By any reckoning, the coronavirus pandemic will be at least a temporary body blow to the U.S. and global economies. The debate among forecasters is whether unemployment this summer will peak at 15%, which is much worse than after the 2008 financial crisis, or soar to new records above 30%.
The real question is what happens after the pandemic subsides. Will the recovery expected later this year be a “V-shaped” rebound that’s almost as steep and fast as the March collapse?
That’s what many forecasters predict, and it seems intuitive. But Nicholas A. Bloom, a professor of economics (by courtesy) at Stanford Graduate School of Business and a senior fellow at the Stanford Institute for Economic Policy Research, who has spent years tracking “uncertainty shocks,” isn’t so optimistic.
Not only will this downturn be worse than what followed the financial crisis of 2008, he says, it could rival the Great Depression.
“People may end up calling this the Greater Depression,” Bloom says. “I think the drop will be comparable to the Depression. The only question is about the rate of recovery.”
A five-year downturn?
The problem, Bloom says, is that the aftershocks of the COVID-19 collapse are likely to last much longer than most people expect. It could take five years, he warns, before economic output climbs back up to where it was in February 2020.
The all-time record for U.S. unemployment was 24.9% in 1933, during the depths of the Depression. In the brutal recession of 2008 and 2009, after the financial crisis, unemployment peaked at 10%. By contrast, the pandemic could at least briefly push the jobless rate to entirely new heights. Indeed, economists at the Federal Reserve Bank of St. Louis have warned that 47 million people could be thrown out of work and that the unemployment rate could hit 32% by this summer or fall.
Bloom agrees with other forecasters that the economy will start bouncing back later this year. After what could be months of sheltering in place, consumers will have huge pent-up demand and businesses will want to ramp up to meet it.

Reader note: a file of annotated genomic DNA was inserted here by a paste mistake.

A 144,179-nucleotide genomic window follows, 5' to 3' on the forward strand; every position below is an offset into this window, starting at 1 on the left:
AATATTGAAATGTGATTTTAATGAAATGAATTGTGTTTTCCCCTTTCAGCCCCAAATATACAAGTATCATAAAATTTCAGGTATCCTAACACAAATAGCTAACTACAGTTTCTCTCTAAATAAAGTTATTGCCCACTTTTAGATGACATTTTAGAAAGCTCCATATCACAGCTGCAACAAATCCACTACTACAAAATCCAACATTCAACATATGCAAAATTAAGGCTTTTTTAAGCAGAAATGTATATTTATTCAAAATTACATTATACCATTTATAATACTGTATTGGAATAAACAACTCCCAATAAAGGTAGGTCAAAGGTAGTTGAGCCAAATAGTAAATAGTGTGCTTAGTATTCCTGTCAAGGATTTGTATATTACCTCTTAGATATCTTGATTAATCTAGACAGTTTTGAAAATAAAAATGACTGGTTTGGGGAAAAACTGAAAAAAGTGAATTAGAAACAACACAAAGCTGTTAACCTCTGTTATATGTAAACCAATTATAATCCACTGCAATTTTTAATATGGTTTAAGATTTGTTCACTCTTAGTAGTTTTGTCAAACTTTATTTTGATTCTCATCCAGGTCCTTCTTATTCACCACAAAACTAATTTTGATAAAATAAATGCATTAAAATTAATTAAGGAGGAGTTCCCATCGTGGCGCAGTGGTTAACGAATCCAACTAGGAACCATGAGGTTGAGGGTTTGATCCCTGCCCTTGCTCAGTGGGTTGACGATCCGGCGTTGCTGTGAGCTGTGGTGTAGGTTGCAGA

Brace for aftershocks
But Bloom says the aftershocks of the pandemic—what he calls the “second moment” shock—could greatly inhibit that rebound. The most immediate aftershock is likely to be an extended bout of uncertainty and risk avoidance. Having just experienced a jaw-dropping downturn, Bloom says, businesses are likely to remain cautious for much longer than usual about ambitious new projects. Consumers are likely to be wary, too, especially those who lost a big share of their earnings in 2020.
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Bloom, who works with the Federal Reserve Bank of Atlanta on its monthly Survey of Business Uncertainty, says the longer-run anxiety is already apparent.
In the bank’s March survey, uncertainty about revenue growth over the next year surged 44%. Companies across the board drastically lowered their projections for sales—and their gloom seemed to deepen daily. Companies interviewed in early March predicted that the pandemic would reduce their 2020 sales by 6.5%. But companies interviewed a week later, between March 17 and 20, were nearly twice as gloomy, predicting it would reduce their 2020 sales 11.4%.
Bloom says that the pandemic is likely to cause other kinds of long-term economic damage. Global supply chains, for example, may take a long time to recover as contractors in developing nations struggle to reopen.
The lingering impact of lost innovation
Another problem, Bloom says, is that the economy will likely experience hidden damage in the form of lost productivity.
“I am concerned that GDP will drop far more than what we measure,” he says. “You have millions of people who are still getting paid but have to work from home and can’t be nearly as productive as they were before,” he notes. “Those losses don’t show up in any GDP numbers, but they are real.”
Likewise, he continues, GDP numbers don’t capture what is likely be a major interruption in innovation and new ideas. Research will slow to a crawl as thousands of companies shut down and then cope with their own revenue decline. That stretch of lost innovation will reduce the nation’s future productivity growth.
Last but not least, Bloom predicts that the economy will eventually be slowed by higher taxes. The $2.2 trillion stimulus package just signed into law is likely to push the annual federal deficit well past $3 trillion, and Congress may well pass additional stimulus measures. At some point after the crisis, Bloom predicts, Congress will feel pressure to raise corporate taxes or impose a new wealth tax on families with more than, say, $10 million in assets.
Those tax increases could be fiscally responsible, but they might also create a drag on growth at a time when the economy may still be shaky.
“As recently as the middle of March, I thought we would probably experience a V-shaped recovery and bounce back relatively quickly,” Bloom says. “I don’t think that now.”
This piece was originally published by the Stanford University Graduate School of Business.